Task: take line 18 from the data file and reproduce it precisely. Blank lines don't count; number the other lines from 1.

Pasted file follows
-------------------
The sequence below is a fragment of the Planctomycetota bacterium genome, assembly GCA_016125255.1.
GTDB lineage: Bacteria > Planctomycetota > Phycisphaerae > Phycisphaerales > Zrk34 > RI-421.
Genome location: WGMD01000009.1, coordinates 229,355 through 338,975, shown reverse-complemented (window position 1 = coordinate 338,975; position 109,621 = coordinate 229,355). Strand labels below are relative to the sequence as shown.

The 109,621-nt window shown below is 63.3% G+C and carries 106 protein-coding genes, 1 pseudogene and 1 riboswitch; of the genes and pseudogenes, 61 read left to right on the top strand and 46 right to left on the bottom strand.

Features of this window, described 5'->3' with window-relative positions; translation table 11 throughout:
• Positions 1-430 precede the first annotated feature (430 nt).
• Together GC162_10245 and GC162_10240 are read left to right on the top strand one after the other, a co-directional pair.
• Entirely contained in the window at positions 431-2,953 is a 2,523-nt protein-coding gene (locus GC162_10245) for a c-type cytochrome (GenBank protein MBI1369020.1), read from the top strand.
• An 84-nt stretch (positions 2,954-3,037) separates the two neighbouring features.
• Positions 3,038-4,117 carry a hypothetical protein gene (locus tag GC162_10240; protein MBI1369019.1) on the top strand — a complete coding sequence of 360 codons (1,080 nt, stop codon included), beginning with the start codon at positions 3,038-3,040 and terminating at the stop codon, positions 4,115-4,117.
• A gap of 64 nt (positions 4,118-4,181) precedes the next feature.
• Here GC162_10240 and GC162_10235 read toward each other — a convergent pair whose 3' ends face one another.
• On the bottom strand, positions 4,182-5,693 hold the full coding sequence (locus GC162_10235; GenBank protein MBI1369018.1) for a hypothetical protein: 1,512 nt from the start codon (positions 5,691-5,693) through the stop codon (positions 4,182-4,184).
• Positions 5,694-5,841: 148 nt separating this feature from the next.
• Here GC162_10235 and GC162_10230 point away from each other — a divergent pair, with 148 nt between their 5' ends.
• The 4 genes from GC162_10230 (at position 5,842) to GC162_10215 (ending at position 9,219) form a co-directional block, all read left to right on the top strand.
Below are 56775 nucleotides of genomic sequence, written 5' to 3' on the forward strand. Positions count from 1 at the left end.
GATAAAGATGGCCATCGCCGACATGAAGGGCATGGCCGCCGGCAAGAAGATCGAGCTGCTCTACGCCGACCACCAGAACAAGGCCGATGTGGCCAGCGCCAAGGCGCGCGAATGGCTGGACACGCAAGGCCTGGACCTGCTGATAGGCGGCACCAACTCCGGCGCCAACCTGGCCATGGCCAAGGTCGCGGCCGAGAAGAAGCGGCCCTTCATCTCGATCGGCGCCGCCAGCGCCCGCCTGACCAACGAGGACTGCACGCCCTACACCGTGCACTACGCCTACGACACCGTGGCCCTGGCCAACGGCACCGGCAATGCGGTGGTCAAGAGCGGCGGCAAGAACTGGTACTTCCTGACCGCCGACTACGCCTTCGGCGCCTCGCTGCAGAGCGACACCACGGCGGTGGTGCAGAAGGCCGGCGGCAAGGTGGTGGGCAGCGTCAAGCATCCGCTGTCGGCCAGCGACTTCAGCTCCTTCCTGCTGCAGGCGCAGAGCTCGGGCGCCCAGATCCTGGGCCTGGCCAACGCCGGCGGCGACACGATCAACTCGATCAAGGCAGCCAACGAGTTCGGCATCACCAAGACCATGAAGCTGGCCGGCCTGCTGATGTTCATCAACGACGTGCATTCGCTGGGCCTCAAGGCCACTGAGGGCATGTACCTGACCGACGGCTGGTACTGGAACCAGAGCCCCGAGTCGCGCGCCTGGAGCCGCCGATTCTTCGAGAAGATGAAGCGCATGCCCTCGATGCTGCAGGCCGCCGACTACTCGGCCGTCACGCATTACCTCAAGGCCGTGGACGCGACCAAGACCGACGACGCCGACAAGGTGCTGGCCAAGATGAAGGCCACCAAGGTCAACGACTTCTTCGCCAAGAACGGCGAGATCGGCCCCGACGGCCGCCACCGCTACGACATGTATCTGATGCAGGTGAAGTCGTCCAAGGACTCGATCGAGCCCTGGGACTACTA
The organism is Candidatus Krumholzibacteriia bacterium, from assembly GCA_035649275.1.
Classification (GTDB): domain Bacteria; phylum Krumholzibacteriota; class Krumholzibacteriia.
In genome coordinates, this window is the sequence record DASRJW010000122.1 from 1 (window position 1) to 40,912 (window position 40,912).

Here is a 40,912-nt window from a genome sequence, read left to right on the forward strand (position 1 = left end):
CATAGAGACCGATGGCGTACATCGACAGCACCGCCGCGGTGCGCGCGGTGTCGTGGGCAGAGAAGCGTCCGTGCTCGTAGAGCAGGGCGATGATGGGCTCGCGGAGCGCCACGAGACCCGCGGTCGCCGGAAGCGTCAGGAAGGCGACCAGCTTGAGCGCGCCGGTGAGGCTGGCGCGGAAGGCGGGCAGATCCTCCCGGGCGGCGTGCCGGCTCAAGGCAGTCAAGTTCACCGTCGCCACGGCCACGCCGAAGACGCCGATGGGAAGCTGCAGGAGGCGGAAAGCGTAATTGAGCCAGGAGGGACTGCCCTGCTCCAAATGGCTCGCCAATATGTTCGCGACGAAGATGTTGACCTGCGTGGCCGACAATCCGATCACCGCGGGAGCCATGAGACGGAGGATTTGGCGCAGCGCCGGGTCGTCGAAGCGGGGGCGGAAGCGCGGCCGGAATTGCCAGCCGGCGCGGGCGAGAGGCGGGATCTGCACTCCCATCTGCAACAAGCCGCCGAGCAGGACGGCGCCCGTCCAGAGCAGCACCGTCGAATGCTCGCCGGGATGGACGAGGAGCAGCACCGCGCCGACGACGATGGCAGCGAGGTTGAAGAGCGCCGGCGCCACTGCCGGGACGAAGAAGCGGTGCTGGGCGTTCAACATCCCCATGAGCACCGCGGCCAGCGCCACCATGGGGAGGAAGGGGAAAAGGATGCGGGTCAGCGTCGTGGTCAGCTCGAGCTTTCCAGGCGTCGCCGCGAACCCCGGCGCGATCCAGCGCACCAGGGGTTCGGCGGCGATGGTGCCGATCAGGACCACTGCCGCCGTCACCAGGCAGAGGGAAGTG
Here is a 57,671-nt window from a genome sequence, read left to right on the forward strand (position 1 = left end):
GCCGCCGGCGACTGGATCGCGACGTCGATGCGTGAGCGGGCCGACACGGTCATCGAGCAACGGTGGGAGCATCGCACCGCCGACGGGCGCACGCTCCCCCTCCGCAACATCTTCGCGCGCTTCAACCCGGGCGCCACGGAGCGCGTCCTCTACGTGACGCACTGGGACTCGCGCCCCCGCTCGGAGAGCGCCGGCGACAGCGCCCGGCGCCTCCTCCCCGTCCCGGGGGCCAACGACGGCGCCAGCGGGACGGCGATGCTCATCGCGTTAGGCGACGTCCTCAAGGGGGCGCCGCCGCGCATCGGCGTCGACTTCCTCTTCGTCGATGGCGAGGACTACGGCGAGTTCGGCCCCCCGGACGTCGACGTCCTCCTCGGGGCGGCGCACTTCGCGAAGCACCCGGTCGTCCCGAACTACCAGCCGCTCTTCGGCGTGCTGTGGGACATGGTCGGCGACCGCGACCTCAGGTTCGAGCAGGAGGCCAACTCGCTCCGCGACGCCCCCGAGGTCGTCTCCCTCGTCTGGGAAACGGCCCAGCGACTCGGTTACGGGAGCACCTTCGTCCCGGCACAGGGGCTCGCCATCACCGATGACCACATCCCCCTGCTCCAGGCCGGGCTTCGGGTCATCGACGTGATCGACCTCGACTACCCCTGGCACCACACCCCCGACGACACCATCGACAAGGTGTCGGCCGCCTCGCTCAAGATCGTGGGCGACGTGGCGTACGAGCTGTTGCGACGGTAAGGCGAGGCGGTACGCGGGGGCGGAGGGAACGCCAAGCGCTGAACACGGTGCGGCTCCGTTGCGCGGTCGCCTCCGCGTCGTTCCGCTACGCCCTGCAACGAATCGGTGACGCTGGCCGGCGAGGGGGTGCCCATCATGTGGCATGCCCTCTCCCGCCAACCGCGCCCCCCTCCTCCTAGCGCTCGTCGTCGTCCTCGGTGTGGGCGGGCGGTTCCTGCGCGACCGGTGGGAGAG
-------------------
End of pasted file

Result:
GATAAAGATGGCCATCGCCGACATGAAGGGCATGGCCGCCGGCAAGAAGATCGAGCTGCTCTACGCCGACCACCAGAACAAGGCCGATGTGGCCAGCGCCAAGGCGCGCGAATGGCTGGACACGCAAGGCCTGGACCTGCTGATAGGCGGCACCAACTCCGGCGCCAACCTGGCCATGGCCAAGGTCGCGGCCGAGAAGAAGCGGCCCTTCATCTCGATCGGCGCCGCCAGCGCCCGCCTGACCAACGAGGACTGCACGCCCTACACCGTGCACTACGCCTACGACACCGTGGCCCTGGCCAACGGCACCGGCAATGCGGTGGTCAAGAGCGGCGGCAAGAACTGGTACTTCCTGACCGCCGACTACGCCTTCGGCGCCTCGCTGCAGAGCGACACCACGGCGGTGGTGCAGAAGGCCGGCGGCAAGGTGGTGGGCAGCGTCAAGCATCCGCTGTCGGCCAGCGACTTCAGCTCCTTCCTGCTGCAGGCGCAGAGCTCGGGCGCCCAGATCCTGGGCCTGGCCAACGCCGGCGGCGACACGATCAACTCGATCAAGGCAGCCAACGAGTTCGGCATCACCAAGACCATGAAGCTGGCCGGCCTGCTGATGTTCATCAACGACGTGCATTCGCTGGGCCTCAAGGCCACTGAGGGCATGTACCTGACCGACGGCTGGTACTGGAACCAGAGCCCCGAGTCGCGCGCCTGGAGCCGCCGATTCTTCGAGAAGATGAAGCGCATGCCCTCGATGCTGCAGGCCGCCGACTACTCGGCCGTCACGCATTACCTCAAGGCCGTGGACGCGACCAAGACCGACGACGCCGACAAGGTGCTGGCCAAGATGAAGGCCACCAAGGTCAACGACTTCTTCGCCAAGAACGGCGAGATCGGCCCCGACGGCCGCCACCGCTACGACATGTATCTGATGCAGGTGAAGTCGTCCAAGGACTCGATCGAGCCCTGGGACTACTA